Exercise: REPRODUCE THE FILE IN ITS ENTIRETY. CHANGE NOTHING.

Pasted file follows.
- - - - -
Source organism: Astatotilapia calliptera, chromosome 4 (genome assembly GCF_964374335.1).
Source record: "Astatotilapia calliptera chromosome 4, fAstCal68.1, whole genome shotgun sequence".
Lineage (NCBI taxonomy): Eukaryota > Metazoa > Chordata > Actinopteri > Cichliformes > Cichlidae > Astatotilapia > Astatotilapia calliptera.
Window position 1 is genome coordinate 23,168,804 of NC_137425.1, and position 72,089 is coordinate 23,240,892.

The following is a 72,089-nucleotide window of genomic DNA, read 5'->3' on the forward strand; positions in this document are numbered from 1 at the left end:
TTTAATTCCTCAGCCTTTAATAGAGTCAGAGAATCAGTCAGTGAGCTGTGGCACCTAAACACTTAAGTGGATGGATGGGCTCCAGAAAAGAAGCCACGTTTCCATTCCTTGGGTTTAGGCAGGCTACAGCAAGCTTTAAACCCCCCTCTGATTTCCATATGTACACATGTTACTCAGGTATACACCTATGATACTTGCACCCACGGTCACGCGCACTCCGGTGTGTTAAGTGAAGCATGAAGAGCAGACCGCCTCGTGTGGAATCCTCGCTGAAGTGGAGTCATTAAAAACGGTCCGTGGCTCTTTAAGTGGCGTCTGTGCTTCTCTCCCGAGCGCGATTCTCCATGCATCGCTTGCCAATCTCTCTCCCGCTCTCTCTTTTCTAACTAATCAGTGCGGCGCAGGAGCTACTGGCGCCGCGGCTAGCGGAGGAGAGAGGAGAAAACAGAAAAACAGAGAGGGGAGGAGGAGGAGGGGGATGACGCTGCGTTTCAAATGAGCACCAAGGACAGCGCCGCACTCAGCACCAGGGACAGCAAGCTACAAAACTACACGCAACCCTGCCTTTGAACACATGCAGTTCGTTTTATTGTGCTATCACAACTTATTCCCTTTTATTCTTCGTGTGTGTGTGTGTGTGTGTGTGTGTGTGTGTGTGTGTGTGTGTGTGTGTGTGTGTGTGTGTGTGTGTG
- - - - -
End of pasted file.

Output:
Source organism: Astatotilapia calliptera, chromosome 4 (genome assembly GCF_964374335.1).
Source record: "Astatotilapia calliptera chromosome 4, fAstCal68.1, whole genome shotgun sequence".
Lineage (NCBI taxonomy): Eukaryota > Metazoa > Chordata > Actinopteri > Cichliformes > Cichlidae > Astatotilapia > Astatotilapia calliptera.
Window position 1 is genome coordinate 23,168,804 of NC_137425.1, and position 72,089 is coordinate 23,240,892.

The following is a 72,089-nucleotide window of genomic DNA, read 5'->3' on the forward strand; positions in this document are numbered from 1 at the left end:
TTTAATTCCTCAGCCTTTAATAGAGTCAGAGAATCAGTCAGTGAGCTGTGGCACCTAAACACTTAAGTGGATGGATGGGCTCCAGAAAAGAAGCCACGTTTCCATTCCTTGGGTTTAGGCAGGCTACAGCAAGCTTTAAACCCCCCTCTGATTTCCATATGTACACATGTTACTCAGGTATACACCTATGATACTTGCACCCACGGTCACGCGCACTCCGGTGTGTTAAGTGAAGCATGAAGAGCAGACCGCCTCGTGTGGAATCCTCGCTGAAGTGGAGTCATTAAAAACGGTCCGTGGCTCTTTAAGTGGCGTCTGTGCTTCTCTCCCGAGCGCGATTCTCCATGCATCGCTTGCCAATCTCTCTCCCGCTCTCTCTTTTCTAACTAATCAGTGCGGCGCAGGAGCTACTGGCGCCGCGGCTAGCGGAGGAGAGAGGAGAAAACAGAAAAACAGAGAGGGGAGGAGGAGGAGGGGGATGACGCTGCGTTTCAAATGAGCACCAAGGACAGCGCCGCACTCAGCACCAGGGACAGCAAGCTACAAAACTACACGCAACCCTGCCTTTGAACACATGCAGTTCGTTTTATTGTGCTATCACAACTTATTCCCTTTTATTCTTCGTGTGTGTGTGTGTGTGTGTGTGTGTGTGTGTGTGTGTGTGTGTGTGTGTGTGTGTGTGTGTGTGTGTG